At a predominant Ivy League school, a group of students must navigate and deal with daily discrimination and social injustices. When first announced, the show caused such an uproar that it prompted certain sector to #BoycottNetflix, claiming it promoted “anti-white racism and aggression.” Dear White People is controversial indeed, as it addresses subjects such as “reverse racism” and shows many of the real issues that are happening nation-wide in a more condensed environment, the university. In one particularly biting episode, a fraternity throws a “Blackface party,” where everyone was encouraged to dress stereotypically or like their favorite black celebrity. Most of the students saw nothing wrong with it because they are not aware of America’s history with “blackface.” It is an eye-opening series and if you are one of those who have no idea what “blackface” is, and a welcome rallying-cry for those who are all-too aware of the subject DWP addresses.
4. Chewing Gum
A show about a preacher’s daughter exploring her sexuality–say what?! Tracey is a 24 year old virgin who praises God but also religiously loves Beyoncé so, at this point, she just really wants to get laid. We’re used to seeing a lot of sex on TV that can be alternatively sexy or cringe inducing. This is not the case with Chewing Gum: the sex is just so funny. Tracey passes through a series of awkward sexual encounters, each one more absurd than the last. In one of the first few episodes, she is told that sitting on a guy’s face is incredibly sexy. When she eventually goes home with a date, she does exactly that: smother him with her pajama bottoms. She looks at the camera confused, and says: “I’m not sure if I was supposed to have clothes on for this bit.”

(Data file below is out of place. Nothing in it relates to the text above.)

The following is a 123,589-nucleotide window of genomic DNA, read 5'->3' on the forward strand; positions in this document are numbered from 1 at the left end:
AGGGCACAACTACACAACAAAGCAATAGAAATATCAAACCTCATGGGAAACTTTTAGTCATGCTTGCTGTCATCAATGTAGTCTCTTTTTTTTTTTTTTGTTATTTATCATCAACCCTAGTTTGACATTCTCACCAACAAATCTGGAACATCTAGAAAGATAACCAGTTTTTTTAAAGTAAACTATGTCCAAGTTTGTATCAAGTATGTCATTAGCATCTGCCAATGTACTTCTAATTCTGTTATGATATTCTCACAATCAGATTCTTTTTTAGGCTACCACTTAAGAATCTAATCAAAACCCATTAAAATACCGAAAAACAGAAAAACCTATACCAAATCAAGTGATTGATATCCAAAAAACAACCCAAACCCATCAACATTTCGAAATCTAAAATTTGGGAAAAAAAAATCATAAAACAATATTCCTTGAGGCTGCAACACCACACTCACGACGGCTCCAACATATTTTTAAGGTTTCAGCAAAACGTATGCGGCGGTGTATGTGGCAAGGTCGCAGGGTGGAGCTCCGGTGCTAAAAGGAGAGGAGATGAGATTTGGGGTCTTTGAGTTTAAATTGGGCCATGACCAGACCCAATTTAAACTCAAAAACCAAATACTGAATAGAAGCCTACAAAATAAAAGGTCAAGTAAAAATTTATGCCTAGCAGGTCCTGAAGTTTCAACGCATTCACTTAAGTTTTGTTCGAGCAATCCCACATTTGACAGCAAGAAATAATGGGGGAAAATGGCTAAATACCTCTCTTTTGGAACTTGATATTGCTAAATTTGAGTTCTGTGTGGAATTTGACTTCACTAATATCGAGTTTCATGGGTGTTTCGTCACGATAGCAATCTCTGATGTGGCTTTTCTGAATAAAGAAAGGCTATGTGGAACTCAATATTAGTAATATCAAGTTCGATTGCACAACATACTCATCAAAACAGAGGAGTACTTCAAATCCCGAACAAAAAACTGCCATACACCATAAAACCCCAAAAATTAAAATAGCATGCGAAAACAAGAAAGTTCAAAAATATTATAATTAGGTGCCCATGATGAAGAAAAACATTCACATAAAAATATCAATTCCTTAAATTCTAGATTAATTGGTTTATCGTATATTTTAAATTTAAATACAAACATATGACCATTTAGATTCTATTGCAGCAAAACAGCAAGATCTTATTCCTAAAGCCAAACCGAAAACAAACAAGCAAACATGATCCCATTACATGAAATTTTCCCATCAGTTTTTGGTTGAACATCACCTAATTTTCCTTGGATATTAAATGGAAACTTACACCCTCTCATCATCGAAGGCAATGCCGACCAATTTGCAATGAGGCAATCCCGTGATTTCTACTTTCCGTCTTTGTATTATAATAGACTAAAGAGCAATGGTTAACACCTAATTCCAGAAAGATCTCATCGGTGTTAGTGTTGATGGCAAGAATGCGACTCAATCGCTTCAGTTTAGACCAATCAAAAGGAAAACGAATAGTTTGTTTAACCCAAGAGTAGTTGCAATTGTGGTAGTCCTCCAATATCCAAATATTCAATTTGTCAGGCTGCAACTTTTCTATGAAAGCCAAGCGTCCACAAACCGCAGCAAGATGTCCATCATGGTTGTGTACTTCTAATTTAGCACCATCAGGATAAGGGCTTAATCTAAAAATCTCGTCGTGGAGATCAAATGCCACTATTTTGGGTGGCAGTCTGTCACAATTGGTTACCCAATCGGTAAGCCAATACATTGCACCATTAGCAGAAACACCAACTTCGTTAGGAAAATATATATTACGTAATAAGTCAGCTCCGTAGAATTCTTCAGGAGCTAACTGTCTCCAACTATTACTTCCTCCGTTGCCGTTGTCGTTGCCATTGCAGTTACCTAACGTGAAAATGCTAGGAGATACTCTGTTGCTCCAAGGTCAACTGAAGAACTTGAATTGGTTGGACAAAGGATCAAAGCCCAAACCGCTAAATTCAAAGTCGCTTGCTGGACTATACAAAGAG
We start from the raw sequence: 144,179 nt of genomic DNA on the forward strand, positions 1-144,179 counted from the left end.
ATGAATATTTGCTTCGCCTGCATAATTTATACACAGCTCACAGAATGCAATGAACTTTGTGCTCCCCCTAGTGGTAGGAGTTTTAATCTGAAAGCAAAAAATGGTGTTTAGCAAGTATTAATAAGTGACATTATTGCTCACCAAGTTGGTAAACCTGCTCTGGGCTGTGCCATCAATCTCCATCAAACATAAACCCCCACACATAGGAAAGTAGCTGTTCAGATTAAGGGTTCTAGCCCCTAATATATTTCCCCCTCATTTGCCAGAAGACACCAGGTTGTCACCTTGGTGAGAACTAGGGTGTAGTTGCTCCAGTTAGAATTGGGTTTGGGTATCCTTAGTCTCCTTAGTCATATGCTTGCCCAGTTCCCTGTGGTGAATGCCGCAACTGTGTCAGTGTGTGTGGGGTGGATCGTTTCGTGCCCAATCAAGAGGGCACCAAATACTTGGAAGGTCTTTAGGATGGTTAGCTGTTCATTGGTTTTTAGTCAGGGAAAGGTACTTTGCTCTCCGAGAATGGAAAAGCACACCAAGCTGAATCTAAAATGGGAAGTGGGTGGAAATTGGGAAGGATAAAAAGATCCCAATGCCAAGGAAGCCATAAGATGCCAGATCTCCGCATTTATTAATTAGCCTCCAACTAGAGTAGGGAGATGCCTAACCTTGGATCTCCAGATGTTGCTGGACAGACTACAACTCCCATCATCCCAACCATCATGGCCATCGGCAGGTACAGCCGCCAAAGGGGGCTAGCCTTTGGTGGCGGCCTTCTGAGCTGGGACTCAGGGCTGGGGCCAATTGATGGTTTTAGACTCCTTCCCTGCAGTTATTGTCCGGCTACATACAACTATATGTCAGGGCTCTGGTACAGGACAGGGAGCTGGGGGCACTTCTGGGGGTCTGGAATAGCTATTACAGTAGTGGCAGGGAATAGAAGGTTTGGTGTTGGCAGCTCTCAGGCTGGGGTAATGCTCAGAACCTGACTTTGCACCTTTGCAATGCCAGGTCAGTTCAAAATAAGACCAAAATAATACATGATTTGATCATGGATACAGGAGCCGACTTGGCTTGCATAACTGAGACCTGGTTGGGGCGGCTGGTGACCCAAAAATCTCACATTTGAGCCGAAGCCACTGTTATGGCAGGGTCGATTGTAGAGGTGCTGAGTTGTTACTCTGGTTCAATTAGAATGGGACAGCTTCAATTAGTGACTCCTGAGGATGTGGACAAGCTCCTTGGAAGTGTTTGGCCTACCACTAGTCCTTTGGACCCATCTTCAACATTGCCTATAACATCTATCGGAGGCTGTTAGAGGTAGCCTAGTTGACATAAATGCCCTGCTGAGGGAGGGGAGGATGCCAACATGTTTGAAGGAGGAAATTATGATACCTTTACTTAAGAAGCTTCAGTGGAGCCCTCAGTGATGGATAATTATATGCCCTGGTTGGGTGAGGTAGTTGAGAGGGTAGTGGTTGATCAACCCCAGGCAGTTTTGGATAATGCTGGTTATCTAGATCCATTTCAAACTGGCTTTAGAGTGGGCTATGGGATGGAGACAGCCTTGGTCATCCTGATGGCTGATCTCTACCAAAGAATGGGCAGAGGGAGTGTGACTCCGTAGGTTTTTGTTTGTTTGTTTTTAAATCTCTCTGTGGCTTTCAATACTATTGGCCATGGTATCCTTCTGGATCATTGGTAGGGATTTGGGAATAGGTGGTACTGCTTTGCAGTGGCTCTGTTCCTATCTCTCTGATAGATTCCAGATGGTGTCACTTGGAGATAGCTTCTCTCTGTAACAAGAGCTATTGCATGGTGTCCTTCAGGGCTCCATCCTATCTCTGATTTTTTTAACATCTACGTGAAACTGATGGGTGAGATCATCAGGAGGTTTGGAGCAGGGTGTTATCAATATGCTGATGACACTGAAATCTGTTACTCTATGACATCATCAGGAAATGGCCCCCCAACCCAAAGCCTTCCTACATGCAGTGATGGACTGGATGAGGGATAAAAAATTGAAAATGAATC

This Spanish-language drama, starring Kate del Castillo, focuses on the First Lady of Mexico turned fugitive. Ingobernable starts with a domestic discussion involving the President of Mexico and his wife after she served him with divorce papers. The first lady was all but ready to leave with her kids when her angry husband bolts through the door. Charismatic to the public and abusive at home, he ends up toppled over the balcony. With a gun in hand, the President dead, and no witnesses, things do not look good fo the First Lady. She flees even though she is innocent, but her decision to escape is what drives the story.
2. The Get Down
The Get Down is an American musical drama set in the South Bronx in the late 1970s. The series follows the rise of hip hop, disco, and DJ-ing through the eyes of a group of teenagers. Each episode begins with Mr. Books, a renowned artist rapping his story to a large crowd during a concert in 1996. The rap shows as a recap of previous episodes and a set up of the events of the next. Each episode shows real footage of 1970’s depicting the poverty and violence in the Bronx. There’s even an episode about the New York city blackout in 1977 which resulted in mass looting and vandalism.
1. Black Mirror
This show will make you want to delete all your social media accounts, move to the woods, and live under the grid. Black Mirror’s dark, satirical theme examines modern society and how technology has overpowered it. Each episode has a different cast and setting, so there is no need to watch it in order. However, after finishing a single one you’ll end up messed up for a while. It’s a sensible calculation for our technological abilities which cautions that the devices we rely on ought to be examined and not blindly trusted. When you look at the dark reflection of your iPhone or iPad, what you see is, as the Netflix show may contend, a considerably darker form of yourself.